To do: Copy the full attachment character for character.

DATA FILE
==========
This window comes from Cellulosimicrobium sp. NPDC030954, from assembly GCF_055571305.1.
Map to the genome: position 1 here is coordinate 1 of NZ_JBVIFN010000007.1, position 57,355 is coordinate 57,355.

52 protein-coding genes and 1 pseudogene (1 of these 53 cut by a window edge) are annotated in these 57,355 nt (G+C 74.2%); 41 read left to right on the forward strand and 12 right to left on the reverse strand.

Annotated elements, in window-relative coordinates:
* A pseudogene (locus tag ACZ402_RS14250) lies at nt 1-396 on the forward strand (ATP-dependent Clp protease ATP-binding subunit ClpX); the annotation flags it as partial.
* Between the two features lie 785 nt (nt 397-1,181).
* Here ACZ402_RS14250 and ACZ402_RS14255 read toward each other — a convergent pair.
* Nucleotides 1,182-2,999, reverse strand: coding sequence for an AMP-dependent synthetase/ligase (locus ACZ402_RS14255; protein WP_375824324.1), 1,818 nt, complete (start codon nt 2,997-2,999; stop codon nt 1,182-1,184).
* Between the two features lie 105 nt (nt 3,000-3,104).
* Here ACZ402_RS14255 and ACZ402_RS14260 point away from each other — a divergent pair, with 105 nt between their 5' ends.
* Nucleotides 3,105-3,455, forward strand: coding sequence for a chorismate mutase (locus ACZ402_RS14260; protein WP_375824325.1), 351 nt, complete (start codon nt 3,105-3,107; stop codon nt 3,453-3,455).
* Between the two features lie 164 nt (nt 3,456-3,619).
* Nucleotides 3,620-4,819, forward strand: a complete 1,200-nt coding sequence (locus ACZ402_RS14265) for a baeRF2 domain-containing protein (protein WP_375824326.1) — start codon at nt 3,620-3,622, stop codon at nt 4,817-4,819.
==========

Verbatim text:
This window comes from Cellulosimicrobium sp. NPDC030954, from assembly GCF_055571305.1.
Map to the genome: position 1 here is coordinate 1 of NZ_JBVIFN010000007.1, position 57,355 is coordinate 57,355.

52 protein-coding genes and 1 pseudogene (1 of these 53 cut by a window edge) are annotated in these 57,355 nt (G+C 74.2%); 41 read left to right on the forward strand and 12 right to left on the reverse strand.

Annotated elements, in window-relative coordinates:
* A pseudogene (locus tag ACZ402_RS14250) lies at nt 1-396 on the forward strand (ATP-dependent Clp protease ATP-binding subunit ClpX); the annotation flags it as partial.
* Between the two features lie 785 nt (nt 397-1,181).
* Here ACZ402_RS14250 and ACZ402_RS14255 read toward each other — a convergent pair.
* Nucleotides 1,182-2,999, reverse strand: coding sequence for an AMP-dependent synthetase/ligase (locus ACZ402_RS14255; protein WP_375824324.1), 1,818 nt, complete (start codon nt 2,997-2,999; stop codon nt 1,182-1,184).
* Between the two features lie 105 nt (nt 3,000-3,104).
* Here ACZ402_RS14255 and ACZ402_RS14260 point away from each other — a divergent pair, with 105 nt between their 5' ends.
* Nucleotides 3,105-3,455, forward strand: coding sequence for a chorismate mutase (locus ACZ402_RS14260; protein WP_375824325.1), 351 nt, complete (start codon nt 3,105-3,107; stop codon nt 3,453-3,455).
* Between the two features lie 164 nt (nt 3,456-3,619).
* Nucleotides 3,620-4,819, forward strand: a complete 1,200-nt coding sequence (locus ACZ402_RS14265) for a baeRF2 domain-containing protein (protein WP_375824326.1) — start codon at nt 3,620-3,622, stop codon at nt 4,817-4,819.